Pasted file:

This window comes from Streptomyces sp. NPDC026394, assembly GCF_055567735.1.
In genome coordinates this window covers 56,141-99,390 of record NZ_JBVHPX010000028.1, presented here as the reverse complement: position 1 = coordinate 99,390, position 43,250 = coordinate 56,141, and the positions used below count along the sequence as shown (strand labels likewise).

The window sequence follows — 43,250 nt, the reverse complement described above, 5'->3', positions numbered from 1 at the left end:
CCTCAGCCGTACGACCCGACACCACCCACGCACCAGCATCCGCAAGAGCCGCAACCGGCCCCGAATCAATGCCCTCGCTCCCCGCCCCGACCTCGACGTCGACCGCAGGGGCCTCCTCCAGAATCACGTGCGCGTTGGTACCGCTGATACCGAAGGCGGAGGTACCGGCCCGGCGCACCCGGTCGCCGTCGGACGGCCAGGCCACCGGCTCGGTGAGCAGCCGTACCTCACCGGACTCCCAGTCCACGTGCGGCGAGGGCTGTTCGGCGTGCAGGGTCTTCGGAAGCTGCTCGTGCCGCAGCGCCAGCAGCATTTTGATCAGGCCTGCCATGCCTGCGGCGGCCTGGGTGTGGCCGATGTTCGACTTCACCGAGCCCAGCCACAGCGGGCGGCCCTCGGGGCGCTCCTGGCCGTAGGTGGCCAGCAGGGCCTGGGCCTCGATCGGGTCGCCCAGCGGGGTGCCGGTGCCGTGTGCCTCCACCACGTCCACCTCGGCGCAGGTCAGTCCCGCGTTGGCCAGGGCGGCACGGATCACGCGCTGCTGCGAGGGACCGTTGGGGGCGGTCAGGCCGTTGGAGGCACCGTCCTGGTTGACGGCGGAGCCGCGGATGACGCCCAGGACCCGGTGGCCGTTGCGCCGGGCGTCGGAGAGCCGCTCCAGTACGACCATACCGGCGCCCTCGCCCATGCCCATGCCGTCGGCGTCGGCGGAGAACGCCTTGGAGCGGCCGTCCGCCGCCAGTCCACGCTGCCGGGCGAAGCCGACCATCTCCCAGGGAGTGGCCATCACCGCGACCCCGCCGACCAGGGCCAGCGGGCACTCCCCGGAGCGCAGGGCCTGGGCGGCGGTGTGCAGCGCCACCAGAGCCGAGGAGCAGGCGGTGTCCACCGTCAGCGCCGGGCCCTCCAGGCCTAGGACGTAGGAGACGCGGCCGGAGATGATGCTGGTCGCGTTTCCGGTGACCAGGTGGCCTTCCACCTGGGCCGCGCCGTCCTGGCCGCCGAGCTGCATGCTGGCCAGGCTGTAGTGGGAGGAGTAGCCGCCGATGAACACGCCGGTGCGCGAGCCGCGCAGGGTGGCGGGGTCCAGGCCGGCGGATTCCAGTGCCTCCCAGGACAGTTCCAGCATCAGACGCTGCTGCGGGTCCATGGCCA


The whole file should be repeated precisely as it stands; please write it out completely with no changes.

This window comes from Streptomyces sp. NPDC026394, assembly GCF_055567735.1.
In genome coordinates this window covers 56,141-99,390 of record NZ_JBVHPX010000028.1, presented here as the reverse complement: position 1 = coordinate 99,390, position 43,250 = coordinate 56,141, and the positions used below count along the sequence as shown (strand labels likewise).

The window sequence follows — 43,250 nt, the reverse complement described above, 5'->3', positions numbered from 1 at the left end:
CCTCAGCCGTACGACCCGACACCACCCACGCACCAGCATCCGCAAGAGCCGCAACCGGCCCCGAATCAATGCCCTCGCTCCCCGCCCCGACCTCGACGTCGACCGCAGGGGCCTCCTCCAGAATCACGTGCGCGTTGGTACCGCTGATACCGAAGGCGGAGGTACCGGCCCGGCGCACCCGGTCGCCGTCGGACGGCCAGGCCACCGGCTCGGTGAGCAGCCGTACCTCACCGGACTCCCAGTCCACGTGCGGCGAGGGCTGTTCGGCGTGCAGGGTCTTCGGAAGCTGCTCGTGCCGCAGCGCCAGCAGCATTTTGATCAGGCCTGCCATGCCTGCGGCGGCCTGGGTGTGGCCGATGTTCGACTTCACCGAGCCCAGCCACAGCGGGCGGCCCTCGGGGCGCTCCTGGCCGTAGGTGGCCAGCAGGGCCTGGGCCTCGATCGGGTCGCCCAGCGGGGTGCCGGTGCCGTGTGCCTCCACCACGTCCACCTCGGCGCAGGTCAGTCCCGCGTTGGCCAGGGCGGCACGGATCACGCGCTGCTGCGAGGGACCGTTGGGGGCGGTCAGGCCGTTGGAGGCACCGTCCTGGTTGACGGCGGAGCCGCGGATGACGCCCAGGACCCGGTGGCCGTTGCGCCGGGCGTCGGAGAGCCGCTCCAGTACGACCATACCGGCGCCCTCGCCCATGCCCATGCCGTCGGCGTCGGCGGAGAACGCCTTGGAGCGGCCGTCCGCCGCCAGTCCACGCTGCCGGGCGAAGCCGACCATCTCCCAGGGAGTGGCCATCACCGCGACCCCGCCGACCAGGGCCAGCGGGCACTCCCCGGAGCGCAGGGCCTGGGCGGCGGTGTGCAGCGCCACCAGAGCCGAGGAGCAGGCGGTGTCCACCGTCAGCGCCGGGCCCTCCAGGCCTAGGACGTAGGAGACGCGGCCGGAGATGATGCTGGTCGCGTTTCCGGTGACCAGGTGGCCTTCCACCTGGGCCGCGCCGTCCTGGCCGCCGAGCTGCATGCTGGCCAGGCTGTAGTGGGAGGAGTAGCCGCCGATGAACACGCCGGTGCGCGAGCCGCGCAGGGTGGCGGGGTCCAGGCCGGCGGATTCCAGTGCCTCCCAGGACAGTTCCAGCATCAGACGCTGCTGCGGGTCCATGGCCA